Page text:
Movie Review: The Social Network
Walking out of the theater this past weekend, I turned to my friend Jon and made an observation: “we may have just watched this year's Best Picture winner.” Granted, we still have nearly a quarter of the year left on the calendar, but I would not be surprised if The Social Network turned out to be the best film of the year, as well as my personal favorite. From David Fincher's signature direction, to Aaron Sorkin's brilliant screenplay, to the cinematography, acting, and cultural relevance, the film deservedly draws comparisons to Citizen Kane for its remarkable look at a celebrity's internal motivations behind their rise in society.
That's a lot of near-hyperbole for an opening paragraph of a film review. In writing such statements, I suppose I run the risk of unintentionally harming the audience's experience; either you enter with unrealistically high expectations or with a sense of skepticism. In some ways, I don't care. And while I may look back upon this little tome with regret for putting my foot in my mouth, I choose to move ahead, because the idea in my mind is so powerful that it needs to be unleashed in some form or fashion.
I suppose that's not unlike the dilemma of Mark Zuckerberg (Jesse Eisenberg) in The Social Network. A young Harvard computer genius (and a bit of a social pariah), Zuckerberg has the idea to create a sort of online college experience, a way for guys and girls to check each other out, befriend each other, seek relationship. It is an idea that could go somewhere, that could bring Zuckerberg both fame and fortune. His best friend, Eduardo (Andrew Garfield), begins to fund the project, and “the facebook” quickly becomes a viral phenomenon. As the social network increases in membership and rivals begin to become more vocal, Zuckerberg begins a spiral into isolation, resulting in the breakdown of nearly every relationship around him. And while my hyperbolic statements won't lead to relational self-destruction, the idea is the same–we've got an idea and we're moving forward.
So what is the driving motivation behind Zuckerberg's creation of a website that connects people? Perhaps it's the value of relationships? Yet Zuckerberg burns nearly every bridge between himself and others. In talking with a fellow audience member afterwards, she wondered aloud if Zuckerberg could have some form of autism–he's cognitively brilliant but socially abrasive. Perhaps the motive is business? Zuckerberg has become the youngest billionaire on the planet through his entrepreneurial efforts. Yet Eduardo even agrees that Mark isn't in it for the money, and his flippant stance with his lawyers prove it. There's something more going on here. Without wanting to spoil the film, I wonder if the central desire behind Facebook is the desire to be known.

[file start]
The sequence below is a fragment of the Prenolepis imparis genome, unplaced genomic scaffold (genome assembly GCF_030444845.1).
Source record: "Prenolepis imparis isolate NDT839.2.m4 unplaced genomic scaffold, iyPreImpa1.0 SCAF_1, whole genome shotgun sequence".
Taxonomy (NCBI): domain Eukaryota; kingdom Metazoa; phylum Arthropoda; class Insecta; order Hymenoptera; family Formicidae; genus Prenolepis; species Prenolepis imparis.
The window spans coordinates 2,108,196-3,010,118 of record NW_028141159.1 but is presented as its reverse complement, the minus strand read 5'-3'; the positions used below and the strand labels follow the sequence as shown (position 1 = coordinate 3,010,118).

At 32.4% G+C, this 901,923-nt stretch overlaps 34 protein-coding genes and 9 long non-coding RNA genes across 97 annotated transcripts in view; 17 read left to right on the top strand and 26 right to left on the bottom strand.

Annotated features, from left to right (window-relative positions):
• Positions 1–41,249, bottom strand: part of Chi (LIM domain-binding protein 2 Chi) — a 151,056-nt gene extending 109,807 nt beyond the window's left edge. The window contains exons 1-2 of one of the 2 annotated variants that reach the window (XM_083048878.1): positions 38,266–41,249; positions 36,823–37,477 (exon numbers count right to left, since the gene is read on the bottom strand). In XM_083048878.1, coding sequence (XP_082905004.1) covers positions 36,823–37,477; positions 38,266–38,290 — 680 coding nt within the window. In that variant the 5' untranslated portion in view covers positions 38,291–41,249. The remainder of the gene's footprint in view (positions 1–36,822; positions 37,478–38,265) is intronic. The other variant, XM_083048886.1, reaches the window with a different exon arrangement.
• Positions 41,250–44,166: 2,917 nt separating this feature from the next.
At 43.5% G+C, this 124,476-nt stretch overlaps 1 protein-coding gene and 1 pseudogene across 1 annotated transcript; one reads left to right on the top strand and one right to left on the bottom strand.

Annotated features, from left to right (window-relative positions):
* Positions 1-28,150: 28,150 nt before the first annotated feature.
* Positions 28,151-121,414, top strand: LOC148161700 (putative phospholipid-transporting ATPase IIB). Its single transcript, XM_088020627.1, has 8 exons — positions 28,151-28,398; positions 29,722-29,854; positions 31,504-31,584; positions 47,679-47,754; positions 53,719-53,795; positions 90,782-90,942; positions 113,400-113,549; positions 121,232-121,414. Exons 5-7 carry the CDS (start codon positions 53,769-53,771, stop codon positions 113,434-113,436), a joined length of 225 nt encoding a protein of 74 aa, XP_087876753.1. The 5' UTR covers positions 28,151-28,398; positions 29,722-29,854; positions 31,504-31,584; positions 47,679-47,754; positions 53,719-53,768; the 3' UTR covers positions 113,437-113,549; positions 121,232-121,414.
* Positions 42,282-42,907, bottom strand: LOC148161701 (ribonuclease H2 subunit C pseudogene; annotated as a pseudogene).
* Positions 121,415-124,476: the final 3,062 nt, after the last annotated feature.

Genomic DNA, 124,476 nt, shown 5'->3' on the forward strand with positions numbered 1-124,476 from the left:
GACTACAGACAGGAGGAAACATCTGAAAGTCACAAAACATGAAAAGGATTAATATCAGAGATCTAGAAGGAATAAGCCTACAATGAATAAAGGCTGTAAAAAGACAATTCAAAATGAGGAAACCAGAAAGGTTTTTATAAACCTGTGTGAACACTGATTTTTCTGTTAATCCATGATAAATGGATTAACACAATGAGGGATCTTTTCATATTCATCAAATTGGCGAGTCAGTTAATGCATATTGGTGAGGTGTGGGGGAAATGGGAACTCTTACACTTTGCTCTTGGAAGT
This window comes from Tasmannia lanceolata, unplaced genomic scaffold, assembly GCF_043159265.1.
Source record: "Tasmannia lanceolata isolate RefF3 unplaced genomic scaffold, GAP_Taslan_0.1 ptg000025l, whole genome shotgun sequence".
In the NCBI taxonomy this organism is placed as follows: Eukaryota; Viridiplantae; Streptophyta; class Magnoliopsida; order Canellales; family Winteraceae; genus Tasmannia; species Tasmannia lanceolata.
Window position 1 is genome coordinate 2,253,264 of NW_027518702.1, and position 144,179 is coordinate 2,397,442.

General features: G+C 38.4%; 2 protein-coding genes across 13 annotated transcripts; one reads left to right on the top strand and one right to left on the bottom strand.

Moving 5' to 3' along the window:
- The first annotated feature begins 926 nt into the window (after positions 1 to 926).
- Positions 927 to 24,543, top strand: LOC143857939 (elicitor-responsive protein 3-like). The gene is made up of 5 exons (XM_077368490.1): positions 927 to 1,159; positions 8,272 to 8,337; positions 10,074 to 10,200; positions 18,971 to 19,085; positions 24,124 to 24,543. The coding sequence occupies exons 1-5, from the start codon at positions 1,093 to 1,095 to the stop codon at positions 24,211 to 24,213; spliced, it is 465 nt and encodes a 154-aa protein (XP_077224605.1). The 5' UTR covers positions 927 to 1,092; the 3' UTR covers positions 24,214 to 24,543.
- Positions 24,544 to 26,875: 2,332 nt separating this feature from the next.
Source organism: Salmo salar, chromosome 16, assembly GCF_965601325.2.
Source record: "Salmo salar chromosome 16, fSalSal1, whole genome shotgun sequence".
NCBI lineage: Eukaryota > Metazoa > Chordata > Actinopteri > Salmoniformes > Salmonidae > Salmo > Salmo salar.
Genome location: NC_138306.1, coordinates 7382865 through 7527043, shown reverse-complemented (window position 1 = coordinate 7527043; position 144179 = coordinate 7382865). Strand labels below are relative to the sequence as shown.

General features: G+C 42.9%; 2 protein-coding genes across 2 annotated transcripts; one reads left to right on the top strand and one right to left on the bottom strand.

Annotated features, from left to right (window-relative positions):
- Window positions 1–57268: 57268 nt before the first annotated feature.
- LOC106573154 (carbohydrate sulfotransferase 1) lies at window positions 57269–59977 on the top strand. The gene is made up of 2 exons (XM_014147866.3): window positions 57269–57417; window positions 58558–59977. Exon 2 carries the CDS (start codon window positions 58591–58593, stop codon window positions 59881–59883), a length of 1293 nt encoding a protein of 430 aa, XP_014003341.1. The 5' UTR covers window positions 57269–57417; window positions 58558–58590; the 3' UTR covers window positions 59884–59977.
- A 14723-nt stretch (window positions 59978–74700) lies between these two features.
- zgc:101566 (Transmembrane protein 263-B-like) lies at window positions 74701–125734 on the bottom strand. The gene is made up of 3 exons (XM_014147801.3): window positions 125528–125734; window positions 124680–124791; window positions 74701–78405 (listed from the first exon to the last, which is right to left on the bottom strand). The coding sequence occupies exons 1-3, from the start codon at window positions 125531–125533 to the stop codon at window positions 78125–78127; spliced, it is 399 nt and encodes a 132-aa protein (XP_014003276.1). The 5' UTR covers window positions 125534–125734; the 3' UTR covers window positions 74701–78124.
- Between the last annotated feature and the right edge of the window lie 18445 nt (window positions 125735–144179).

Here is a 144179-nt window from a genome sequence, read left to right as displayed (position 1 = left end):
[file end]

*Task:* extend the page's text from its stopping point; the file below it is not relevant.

This desire goes beyond just relational connections; it places existential meaning in popularity, in fame, in being considered cool. When I am known, it proves that I do, in fact, exist; it reveals that I have some level of impact in the lives of people around me. When I am recognized, there is something deep within that responds with affirmation and joy. I believe this desire is inherently good, that it stems from humanity's creation in the Garden and our sense of being found in being known by God. When the desire is distorted, we become people who are willing to actually destroy relationship in order to be known. It seems counterintuitive, but I suppose sin has that affect. By the conclusion of the film, Zuckerberg is definitely known–he has achieved a level of cool–but he is alone. And despite our culture's abundance of ways to be known through technology, the longing for true relationship is as strong as ever. We can be both incredibly connected and deeply isolated.
For us in youth ministry, we cannot define knowing our students by simply being their Facebook friends. Nor can we consider ourselves known by having shallow relationships with a few folks in our church. We know what it feels to be lonely while being surrounded, and we must be careful to pursue authentic community beyond our technology. Find a few key trusted people to walk through life together; don't pull a Zuckerberg. We also have to check our motives–am I striving to be cool, to be relevant to teens, to achieve a level of recognition through my ministry? I love NYWC's theme this year: Known. Our main recognition cannot come through our technology or our desire to be cool; we have to see ourselves as fully known by God and allow ourselves to thus fully know others.
There is a divine Social Network that transcends our technology, a network with three eternal members living in perfect love. This network invites us in, calls us friend, and exhorts us to extend its communal love to those around us. If I have to make hyperbolic statements about any social network, I choose to trust the one that knows me and is made known through Christ.
Disclaimer: The views and opinions expressed in the YS Blog are those of the authors and do not necessarily reflect the opinion or position of YS.